Another way to make a cue more obvious is to stack your habits together, where you use a current habit as a cue for the new habit [2]. It is a set of simple rules for guiding future behaviour [2]. It is important to choose the right cue for linking the habit stack together [2].

An important factor is environment design [2]. Every habit is initiated by a cue [2]. Make cues of good habits obvious, and those of bad habits less obvious [2]. Small changes in our environmental context can lead to large changes in behaviour over time [2]. Eventually, the entire context surrounding the behaviour becomes the cue [2].

Finally, it is important to note that self-control is a short-term strategy for changing habits [2]. It is better to avoid temptation than to resist it [2]. Aim to reduce exposure to the cue that causes the bad habit [2].

Make it Attractive

An important characteristic of a habit is the craving [2]. Habits need to be attractive, because it is the expectation of a reward that motivates us to act [2]. The greater the anticipation, the greater the craving [2]. The more attractive a behaviour is, the more likely it is to become a habit [2]. Conversely, highlighting the benefits of avoiding a bad habit will make it seem unattractive [2].

One way to do this is through temptation bundling, where you link a behaviour you want to do with a behaviour you need to do [2]. Another approach is to create a motivation ritual of doing something you enjoy immediately before a difficult habit [2]. More probable behaviours will reinforce less probable behaviours [2].

The culture that we live in determines what behaviours we find attractive [2]. We tend to adopt behaviours that are approved of by our culture because of a strong desire to fit in [2]. If a behaviour results in approval, respect, or praise, we will find it attractive [2]. There are three social groups that influence us: the close (friends and family), the many (the tribe), and the powerful (those with status and prestige) [2]. One of the most effective ways to build a habit is to join a culture where the habit is normal or encouraged behaviour [2].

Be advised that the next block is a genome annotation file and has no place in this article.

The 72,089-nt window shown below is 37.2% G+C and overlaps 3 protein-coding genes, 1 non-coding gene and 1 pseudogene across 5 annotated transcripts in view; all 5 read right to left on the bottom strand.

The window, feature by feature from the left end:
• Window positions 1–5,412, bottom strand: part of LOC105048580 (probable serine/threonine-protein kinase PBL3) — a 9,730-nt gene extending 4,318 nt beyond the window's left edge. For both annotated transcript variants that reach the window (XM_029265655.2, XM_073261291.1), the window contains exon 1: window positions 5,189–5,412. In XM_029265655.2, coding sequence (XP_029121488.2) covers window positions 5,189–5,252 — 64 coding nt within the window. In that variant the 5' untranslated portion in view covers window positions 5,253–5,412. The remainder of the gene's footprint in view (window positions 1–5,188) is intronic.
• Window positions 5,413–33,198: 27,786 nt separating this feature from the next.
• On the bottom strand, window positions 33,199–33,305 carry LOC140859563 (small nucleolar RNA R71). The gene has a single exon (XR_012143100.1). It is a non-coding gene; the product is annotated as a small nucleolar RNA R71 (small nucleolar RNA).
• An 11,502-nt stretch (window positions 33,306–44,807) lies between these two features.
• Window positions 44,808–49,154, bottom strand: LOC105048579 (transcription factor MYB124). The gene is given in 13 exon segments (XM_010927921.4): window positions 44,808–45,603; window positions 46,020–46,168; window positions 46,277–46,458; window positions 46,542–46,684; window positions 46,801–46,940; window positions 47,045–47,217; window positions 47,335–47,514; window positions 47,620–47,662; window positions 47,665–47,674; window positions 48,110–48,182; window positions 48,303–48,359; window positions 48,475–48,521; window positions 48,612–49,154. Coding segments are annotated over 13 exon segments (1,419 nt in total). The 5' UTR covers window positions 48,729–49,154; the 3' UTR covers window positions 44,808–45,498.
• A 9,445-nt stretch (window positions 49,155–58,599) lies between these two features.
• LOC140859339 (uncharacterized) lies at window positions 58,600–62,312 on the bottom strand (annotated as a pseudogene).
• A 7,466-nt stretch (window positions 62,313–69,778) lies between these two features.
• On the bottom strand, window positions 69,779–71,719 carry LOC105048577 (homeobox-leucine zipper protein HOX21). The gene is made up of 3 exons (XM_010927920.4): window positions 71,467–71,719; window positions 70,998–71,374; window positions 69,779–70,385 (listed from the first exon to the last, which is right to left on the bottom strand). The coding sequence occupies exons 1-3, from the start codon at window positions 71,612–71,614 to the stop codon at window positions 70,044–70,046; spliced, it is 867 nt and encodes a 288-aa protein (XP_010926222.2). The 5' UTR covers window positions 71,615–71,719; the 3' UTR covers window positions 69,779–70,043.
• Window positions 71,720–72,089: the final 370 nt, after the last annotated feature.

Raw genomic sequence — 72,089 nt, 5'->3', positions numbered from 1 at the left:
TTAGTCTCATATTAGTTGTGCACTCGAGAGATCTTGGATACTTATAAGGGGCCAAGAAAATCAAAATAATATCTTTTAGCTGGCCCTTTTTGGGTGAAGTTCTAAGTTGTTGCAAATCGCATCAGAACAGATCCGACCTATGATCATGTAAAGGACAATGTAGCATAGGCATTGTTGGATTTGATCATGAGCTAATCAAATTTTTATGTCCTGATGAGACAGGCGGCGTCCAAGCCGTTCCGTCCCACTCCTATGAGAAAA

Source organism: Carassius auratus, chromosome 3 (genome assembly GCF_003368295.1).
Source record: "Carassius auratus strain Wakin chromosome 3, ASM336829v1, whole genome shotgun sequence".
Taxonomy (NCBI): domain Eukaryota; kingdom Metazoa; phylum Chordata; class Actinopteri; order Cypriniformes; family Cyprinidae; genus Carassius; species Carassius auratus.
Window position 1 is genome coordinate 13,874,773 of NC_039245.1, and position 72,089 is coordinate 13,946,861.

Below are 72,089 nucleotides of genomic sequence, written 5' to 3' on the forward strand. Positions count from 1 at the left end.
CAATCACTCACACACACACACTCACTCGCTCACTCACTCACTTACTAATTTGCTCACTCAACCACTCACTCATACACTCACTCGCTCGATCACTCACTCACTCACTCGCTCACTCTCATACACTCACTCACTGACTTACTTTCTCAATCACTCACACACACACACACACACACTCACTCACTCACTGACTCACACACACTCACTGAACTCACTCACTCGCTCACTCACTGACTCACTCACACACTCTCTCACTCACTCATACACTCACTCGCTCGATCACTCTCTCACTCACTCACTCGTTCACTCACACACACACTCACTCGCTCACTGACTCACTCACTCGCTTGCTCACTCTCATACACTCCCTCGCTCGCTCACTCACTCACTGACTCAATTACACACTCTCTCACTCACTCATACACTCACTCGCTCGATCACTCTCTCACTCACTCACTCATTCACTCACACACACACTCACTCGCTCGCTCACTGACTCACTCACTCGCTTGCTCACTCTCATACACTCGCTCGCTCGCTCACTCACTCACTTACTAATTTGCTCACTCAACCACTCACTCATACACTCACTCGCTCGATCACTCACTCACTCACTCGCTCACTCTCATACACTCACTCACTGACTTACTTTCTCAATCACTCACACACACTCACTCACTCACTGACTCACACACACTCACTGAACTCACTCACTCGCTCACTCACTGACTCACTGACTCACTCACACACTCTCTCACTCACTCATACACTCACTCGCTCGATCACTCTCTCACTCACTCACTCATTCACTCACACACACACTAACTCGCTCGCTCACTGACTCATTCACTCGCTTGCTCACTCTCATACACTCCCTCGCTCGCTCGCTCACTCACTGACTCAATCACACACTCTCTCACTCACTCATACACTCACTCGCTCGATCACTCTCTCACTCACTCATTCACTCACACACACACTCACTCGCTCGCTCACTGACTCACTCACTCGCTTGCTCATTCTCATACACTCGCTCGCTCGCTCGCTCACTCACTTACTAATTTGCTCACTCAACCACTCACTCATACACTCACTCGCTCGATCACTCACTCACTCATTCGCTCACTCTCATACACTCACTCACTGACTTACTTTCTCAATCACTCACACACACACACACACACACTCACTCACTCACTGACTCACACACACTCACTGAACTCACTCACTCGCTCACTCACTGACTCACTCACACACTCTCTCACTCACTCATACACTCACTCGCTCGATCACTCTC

Make it Easy

Habit formation is the process where a behaviour becomes progressively more automatic through repetition [2]. Repetition is more important than time spent actually doing the behaviour [2]. We will naturally gravitate towards behaviours that require the least amount of effort [2].

In order to create a new habit, cultivate an environment where performing the habit is as easy as possible, with the least amount of friction [2]. Conversely, in order to stop a habit, increase the friction for that habit [2]. When you start a new habit, it should take less than two minutes to do [2].

Throughout the day, there are many habits that occur at decisive moments, where a single or small set of choices that can lead you down the direction of good habits or bad [2]. Ensure that the good choice is as easy as possible [2].

Make it Satisfying

We are more likely to repeat habits that are satisfying and rewarding [2]. Our brains are biased towards immediate rewards over delayed rewards [2]. What is immediately rewarded is repeated, and what is immediately punished is avoided [2]. To form a habit, there needs to be immediate feedback through reward or satisfaction [2]. This ensures that the habit will be repeated in the future [2].